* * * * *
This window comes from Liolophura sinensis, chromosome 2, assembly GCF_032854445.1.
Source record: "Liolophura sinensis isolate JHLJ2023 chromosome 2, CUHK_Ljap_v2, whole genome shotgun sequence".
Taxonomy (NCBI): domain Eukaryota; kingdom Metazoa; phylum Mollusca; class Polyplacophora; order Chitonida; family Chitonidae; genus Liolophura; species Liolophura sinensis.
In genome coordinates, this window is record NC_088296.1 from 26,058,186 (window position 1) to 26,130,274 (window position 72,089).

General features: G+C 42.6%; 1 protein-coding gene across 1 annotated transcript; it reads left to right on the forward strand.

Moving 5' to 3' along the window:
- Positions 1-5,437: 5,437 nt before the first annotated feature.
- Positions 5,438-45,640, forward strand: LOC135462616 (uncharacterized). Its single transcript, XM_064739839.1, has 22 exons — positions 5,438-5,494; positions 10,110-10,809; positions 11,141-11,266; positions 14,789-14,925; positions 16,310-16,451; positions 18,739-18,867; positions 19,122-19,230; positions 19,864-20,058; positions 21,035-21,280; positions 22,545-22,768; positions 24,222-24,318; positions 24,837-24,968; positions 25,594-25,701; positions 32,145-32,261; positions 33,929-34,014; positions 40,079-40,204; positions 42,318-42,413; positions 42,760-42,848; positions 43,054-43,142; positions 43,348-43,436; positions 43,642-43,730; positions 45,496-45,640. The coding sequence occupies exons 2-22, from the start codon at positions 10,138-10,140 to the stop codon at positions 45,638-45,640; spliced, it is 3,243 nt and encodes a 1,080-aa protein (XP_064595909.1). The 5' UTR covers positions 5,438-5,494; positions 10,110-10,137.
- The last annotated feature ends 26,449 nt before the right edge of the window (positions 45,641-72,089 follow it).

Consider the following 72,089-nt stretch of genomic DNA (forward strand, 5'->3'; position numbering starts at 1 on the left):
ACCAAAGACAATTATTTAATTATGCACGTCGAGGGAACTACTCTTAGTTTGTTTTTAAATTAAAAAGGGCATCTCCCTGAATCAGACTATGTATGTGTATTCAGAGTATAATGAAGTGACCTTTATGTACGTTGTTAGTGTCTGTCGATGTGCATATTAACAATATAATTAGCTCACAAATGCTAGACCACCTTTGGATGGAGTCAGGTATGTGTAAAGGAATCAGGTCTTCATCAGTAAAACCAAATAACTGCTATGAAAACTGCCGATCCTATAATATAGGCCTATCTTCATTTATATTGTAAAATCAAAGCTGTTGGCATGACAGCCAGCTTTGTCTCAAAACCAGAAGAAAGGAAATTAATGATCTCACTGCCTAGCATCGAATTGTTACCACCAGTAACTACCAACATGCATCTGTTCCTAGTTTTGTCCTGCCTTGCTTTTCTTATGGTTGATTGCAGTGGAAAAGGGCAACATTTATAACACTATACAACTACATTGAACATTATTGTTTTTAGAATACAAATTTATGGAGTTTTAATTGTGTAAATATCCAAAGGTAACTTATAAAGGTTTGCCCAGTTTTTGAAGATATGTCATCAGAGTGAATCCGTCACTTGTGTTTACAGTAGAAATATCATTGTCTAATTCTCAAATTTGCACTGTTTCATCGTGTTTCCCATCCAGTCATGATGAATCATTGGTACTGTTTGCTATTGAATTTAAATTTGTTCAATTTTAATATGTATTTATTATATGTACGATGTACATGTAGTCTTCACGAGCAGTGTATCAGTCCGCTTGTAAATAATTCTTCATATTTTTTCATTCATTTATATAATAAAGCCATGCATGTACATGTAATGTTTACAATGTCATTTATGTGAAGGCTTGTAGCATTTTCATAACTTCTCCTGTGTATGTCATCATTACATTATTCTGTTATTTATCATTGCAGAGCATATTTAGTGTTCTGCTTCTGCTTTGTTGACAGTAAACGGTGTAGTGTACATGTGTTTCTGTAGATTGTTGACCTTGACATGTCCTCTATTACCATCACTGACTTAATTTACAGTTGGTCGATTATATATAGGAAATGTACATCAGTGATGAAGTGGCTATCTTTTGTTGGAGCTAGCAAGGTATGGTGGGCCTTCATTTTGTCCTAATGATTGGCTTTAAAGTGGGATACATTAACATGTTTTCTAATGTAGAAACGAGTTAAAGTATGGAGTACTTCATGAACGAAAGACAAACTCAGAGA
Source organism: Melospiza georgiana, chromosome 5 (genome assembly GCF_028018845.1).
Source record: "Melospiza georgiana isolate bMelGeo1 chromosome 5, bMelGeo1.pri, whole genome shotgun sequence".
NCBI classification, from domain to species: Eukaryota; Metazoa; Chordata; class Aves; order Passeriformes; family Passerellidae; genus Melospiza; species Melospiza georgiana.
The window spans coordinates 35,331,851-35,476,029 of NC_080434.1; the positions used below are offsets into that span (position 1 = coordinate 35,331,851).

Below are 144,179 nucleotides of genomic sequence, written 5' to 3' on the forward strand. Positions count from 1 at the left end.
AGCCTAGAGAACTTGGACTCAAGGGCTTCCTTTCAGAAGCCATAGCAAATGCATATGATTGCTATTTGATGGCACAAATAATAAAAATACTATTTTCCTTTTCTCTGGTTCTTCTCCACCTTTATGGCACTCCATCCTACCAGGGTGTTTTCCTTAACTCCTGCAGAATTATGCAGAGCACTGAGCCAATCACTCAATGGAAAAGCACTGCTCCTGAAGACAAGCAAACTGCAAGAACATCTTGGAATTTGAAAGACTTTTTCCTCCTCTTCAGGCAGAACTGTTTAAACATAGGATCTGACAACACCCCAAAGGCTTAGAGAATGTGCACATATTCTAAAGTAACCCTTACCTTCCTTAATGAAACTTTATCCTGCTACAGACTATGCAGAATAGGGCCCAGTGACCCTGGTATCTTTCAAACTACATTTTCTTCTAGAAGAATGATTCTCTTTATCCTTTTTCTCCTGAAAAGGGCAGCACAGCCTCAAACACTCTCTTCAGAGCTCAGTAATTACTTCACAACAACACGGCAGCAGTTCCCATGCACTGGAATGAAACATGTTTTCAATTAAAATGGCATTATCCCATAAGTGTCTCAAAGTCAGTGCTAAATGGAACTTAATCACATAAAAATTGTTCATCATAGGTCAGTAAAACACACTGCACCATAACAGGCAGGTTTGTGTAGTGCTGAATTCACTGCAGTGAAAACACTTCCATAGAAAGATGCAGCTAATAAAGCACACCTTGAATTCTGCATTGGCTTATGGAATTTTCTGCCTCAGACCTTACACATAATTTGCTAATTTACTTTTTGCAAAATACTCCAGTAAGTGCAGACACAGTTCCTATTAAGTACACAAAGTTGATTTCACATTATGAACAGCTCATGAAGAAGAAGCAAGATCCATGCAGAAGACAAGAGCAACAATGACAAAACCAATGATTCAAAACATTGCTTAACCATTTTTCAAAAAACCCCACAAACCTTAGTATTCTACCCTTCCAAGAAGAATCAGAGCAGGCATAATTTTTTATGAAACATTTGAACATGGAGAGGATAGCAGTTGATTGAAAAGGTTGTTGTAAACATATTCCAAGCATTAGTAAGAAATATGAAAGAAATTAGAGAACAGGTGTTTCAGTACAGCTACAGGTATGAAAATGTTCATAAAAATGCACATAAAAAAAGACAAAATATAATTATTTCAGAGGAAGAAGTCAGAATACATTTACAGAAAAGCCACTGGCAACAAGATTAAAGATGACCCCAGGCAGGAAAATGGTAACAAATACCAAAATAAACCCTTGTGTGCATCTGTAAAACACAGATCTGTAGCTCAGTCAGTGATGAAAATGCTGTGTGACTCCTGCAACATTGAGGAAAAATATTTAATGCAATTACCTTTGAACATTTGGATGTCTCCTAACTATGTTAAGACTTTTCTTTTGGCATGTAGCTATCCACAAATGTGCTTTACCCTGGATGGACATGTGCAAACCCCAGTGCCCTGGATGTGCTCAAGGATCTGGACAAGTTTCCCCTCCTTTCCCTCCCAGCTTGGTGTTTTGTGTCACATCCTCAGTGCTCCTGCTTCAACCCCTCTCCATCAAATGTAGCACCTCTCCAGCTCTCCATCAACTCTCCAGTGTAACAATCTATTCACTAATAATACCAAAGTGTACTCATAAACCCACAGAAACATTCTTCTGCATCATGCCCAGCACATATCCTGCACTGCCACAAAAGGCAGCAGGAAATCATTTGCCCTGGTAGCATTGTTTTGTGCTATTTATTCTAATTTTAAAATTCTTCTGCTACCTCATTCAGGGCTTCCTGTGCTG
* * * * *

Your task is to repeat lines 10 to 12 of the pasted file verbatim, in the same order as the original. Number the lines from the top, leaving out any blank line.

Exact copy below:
Consider the following 72,089-nt stretch of genomic DNA (forward strand, 5'->3'; position numbering starts at 1 on the left):
ACCAAAGACAATTATTTAATTATGCACGTCGAGGGAACTACTCTTAGTTTGTTTTTAAATTAAAAAGGGCATCTCCCTGAATCAGACTATGTATGTGTATTCAGAGTATAATGAAGTGACCTTTATGTACGTTGTTAGTGTCTGTCGATGTGCATATTAACAATATAATTAGCTCACAAATGCTAGACCACCTTTGGATGGAGTCAGGTATGTGTAAAGGAATCAGGTCTTCATCAGTAAAACCAAATAACTGCTATGAAAACTGCCGATCCTATAATATAGGCCTATCTTCATTTATATTGTAAAATCAAAGCTGTTGGCATGACAGCCAGCTTTGTCTCAAAACCAGAAGAAAGGAAATTAATGATCTCACTGCCTAGCATCGAATTGTTACCACCAGTAACTACCAACATGCATCTGTTCCTAGTTTTGTCCTGCCTTGCTTTTCTTATGGTTGATTGCAGTGGAAAAGGGCAACATTTATAACACTATACAACTACATTGAACATTATTGTTTTTAGAATACAAATTTATGGAGTTTTAATTGTGTAAATATCCAAAGGTAACTTATAAAGGTTTGCCCAGTTTTTGAAGATATGTCATCAGAGTGAATCCGTCACTTGTGTTTACAGTAGAAATATCATTGTCTAATTCTCAAATTTGCACTGTTTCATCGTGTTTCCCATCCAGTCATGATGAATCATTGGTACTGTTTGCTATTGAATTTAAATTTGTTCAATTTTAATATGTATTTATTATATGTACGATGTACATGTAGTCTTCACGAGCAGTGTATCAGTCCGCTTGTAAATAATTCTTCATATTTTTTCATTCATTTATATAATAAAGCCATGCATGTACATGTAATGTTTACAATGTCATTTATGTGAAGGCTTGTAGCATTTTCATAACTTCTCCTGTGTATGTCATCATTACATTATTCTGTTATTTATCATTGCAGAGCATATTTAGTGTTCTGCTTCTGCTTTGTTGACAGTAAACGGTGTAGTGTACATGTGTTTCTGTAGATTGTTGACCTTGACATGTCCTCTATTACCATCACTGACTTAATTTACAGTTGGTCGATTATATATAGGAAATGTACATCAGTGATGAAGTGGCTATCTTTTGTTGGAGCTAGCAAGGTATGGTGGGCCTTCATTTTGTCCTAATGATTGGCTTTAAAGTGGGATACATTAACATGTTTTCTAATGTAGAAACGAGTTAAAGTATGGAGTACTTCATGAACGAAAGACAAACTCAGAGA
Source organism: Melospiza georgiana, chromosome 5 (genome assembly GCF_028018845.1).